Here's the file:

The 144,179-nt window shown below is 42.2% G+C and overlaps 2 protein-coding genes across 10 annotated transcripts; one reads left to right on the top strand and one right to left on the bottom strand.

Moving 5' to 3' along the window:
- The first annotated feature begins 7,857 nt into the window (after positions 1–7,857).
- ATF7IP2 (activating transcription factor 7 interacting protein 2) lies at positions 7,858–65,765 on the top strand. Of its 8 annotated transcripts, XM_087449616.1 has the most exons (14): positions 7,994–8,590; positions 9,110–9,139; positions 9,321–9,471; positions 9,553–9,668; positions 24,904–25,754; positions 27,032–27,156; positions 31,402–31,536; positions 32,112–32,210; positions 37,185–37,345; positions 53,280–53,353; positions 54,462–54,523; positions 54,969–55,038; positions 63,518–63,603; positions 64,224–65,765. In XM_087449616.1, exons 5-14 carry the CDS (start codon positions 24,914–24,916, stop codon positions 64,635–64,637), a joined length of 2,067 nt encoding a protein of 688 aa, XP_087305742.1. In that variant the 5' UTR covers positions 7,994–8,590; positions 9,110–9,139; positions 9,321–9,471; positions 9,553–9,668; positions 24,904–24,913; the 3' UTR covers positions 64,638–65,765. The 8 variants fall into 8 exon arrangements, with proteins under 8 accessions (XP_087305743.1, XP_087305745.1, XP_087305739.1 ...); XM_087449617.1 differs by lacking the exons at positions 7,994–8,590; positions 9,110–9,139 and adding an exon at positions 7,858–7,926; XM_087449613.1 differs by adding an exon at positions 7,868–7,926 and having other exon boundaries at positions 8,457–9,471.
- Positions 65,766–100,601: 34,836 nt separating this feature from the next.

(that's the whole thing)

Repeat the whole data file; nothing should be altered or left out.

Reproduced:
The 144,179-nt window shown below is 42.2% G+C and overlaps 2 protein-coding genes across 10 annotated transcripts; one reads left to right on the top strand and one right to left on the bottom strand.

Moving 5' to 3' along the window:
- The first annotated feature begins 7,857 nt into the window (after positions 1–7,857).
- ATF7IP2 (activating transcription factor 7 interacting protein 2) lies at positions 7,858–65,765 on the top strand. Of its 8 annotated transcripts, XM_087449616.1 has the most exons (14): positions 7,994–8,590; positions 9,110–9,139; positions 9,321–9,471; positions 9,553–9,668; positions 24,904–25,754; positions 27,032–27,156; positions 31,402–31,536; positions 32,112–32,210; positions 37,185–37,345; positions 53,280–53,353; positions 54,462–54,523; positions 54,969–55,038; positions 63,518–63,603; positions 64,224–65,765. In XM_087449616.1, exons 5-14 carry the CDS (start codon positions 24,914–24,916, stop codon positions 64,635–64,637), a joined length of 2,067 nt encoding a protein of 688 aa, XP_087305742.1. In that variant the 5' UTR covers positions 7,994–8,590; positions 9,110–9,139; positions 9,321–9,471; positions 9,553–9,668; positions 24,904–24,913; the 3' UTR covers positions 64,638–65,765. The 8 variants fall into 8 exon arrangements, with proteins under 8 accessions (XP_087305743.1, XP_087305745.1, XP_087305739.1 ...); XM_087449617.1 differs by lacking the exons at positions 7,994–8,590; positions 9,110–9,139 and adding an exon at positions 7,858–7,926; XM_087449613.1 differs by adding an exon at positions 7,868–7,926 and having other exon boundaries at positions 8,457–9,471.
- Positions 65,766–100,601: 34,836 nt separating this feature from the next.